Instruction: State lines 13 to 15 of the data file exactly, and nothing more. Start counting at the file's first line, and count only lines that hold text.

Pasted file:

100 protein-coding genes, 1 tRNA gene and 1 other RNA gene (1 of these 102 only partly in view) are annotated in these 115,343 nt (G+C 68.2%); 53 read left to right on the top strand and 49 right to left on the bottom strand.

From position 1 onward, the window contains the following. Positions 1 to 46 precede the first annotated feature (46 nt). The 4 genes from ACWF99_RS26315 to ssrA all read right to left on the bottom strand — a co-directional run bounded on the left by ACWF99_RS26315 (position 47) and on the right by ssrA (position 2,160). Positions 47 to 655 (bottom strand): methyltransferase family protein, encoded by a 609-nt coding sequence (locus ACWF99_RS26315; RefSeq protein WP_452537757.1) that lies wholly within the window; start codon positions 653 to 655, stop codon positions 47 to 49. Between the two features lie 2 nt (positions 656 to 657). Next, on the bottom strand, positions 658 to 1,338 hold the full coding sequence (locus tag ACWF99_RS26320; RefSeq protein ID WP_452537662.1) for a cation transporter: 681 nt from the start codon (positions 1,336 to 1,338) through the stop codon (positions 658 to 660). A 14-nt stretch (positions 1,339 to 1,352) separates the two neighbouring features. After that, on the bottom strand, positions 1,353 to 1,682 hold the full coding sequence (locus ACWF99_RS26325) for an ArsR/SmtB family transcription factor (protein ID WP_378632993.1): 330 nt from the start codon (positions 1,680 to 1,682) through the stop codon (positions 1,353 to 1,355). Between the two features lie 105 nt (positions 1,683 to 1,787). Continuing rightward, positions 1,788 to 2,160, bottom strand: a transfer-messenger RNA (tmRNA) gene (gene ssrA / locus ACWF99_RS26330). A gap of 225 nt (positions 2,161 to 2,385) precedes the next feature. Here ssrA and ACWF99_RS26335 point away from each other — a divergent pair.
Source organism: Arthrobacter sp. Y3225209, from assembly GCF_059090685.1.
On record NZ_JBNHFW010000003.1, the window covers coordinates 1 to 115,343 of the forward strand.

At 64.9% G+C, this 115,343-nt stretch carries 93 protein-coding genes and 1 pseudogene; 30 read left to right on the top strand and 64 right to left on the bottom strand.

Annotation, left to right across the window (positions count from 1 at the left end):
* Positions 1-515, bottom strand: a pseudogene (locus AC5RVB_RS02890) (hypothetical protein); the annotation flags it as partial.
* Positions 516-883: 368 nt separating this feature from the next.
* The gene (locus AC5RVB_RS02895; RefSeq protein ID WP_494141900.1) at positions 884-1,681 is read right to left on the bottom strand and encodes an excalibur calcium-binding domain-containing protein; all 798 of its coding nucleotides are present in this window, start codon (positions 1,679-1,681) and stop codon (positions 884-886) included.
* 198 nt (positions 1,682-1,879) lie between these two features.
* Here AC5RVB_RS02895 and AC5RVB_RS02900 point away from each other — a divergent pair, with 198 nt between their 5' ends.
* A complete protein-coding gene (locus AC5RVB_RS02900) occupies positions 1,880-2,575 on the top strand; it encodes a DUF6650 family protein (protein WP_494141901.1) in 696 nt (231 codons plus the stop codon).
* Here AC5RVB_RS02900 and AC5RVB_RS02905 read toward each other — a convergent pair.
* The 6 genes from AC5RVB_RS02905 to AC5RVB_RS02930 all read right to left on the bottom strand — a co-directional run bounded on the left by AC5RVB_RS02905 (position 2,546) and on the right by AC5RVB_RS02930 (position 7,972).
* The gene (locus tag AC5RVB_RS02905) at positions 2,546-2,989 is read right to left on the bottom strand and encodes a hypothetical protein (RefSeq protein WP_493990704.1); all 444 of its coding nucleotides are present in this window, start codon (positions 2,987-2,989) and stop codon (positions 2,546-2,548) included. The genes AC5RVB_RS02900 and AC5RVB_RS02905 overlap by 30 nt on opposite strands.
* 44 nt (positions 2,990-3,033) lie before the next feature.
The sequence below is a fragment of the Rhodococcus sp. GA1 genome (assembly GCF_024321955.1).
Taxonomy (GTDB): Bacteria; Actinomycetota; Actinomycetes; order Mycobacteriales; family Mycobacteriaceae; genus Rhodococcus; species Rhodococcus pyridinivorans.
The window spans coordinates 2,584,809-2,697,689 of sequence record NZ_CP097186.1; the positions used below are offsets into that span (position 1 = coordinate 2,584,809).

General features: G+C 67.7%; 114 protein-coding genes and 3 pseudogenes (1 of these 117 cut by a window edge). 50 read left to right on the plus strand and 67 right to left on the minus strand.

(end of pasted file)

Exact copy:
* Here AC5RVB_RS02900 and AC5RVB_RS02905 read toward each other — a convergent pair.
* The 6 genes from AC5RVB_RS02905 to AC5RVB_RS02930 all read right to left on the bottom strand — a co-directional run bounded on the left by AC5RVB_RS02905 (position 2,546) and on the right by AC5RVB_RS02930 (position 7,972).
* The gene (locus tag AC5RVB_RS02905) at positions 2,546-2,989 is read right to left on the bottom strand and encodes a hypothetical protein (RefSeq protein WP_493990704.1); all 444 of its coding nucleotides are present in this window, start codon (positions 2,987-2,989) and stop codon (positions 2,546-2,548) included. The genes AC5RVB_RS02900 and AC5RVB_RS02905 overlap by 30 nt on opposite strands.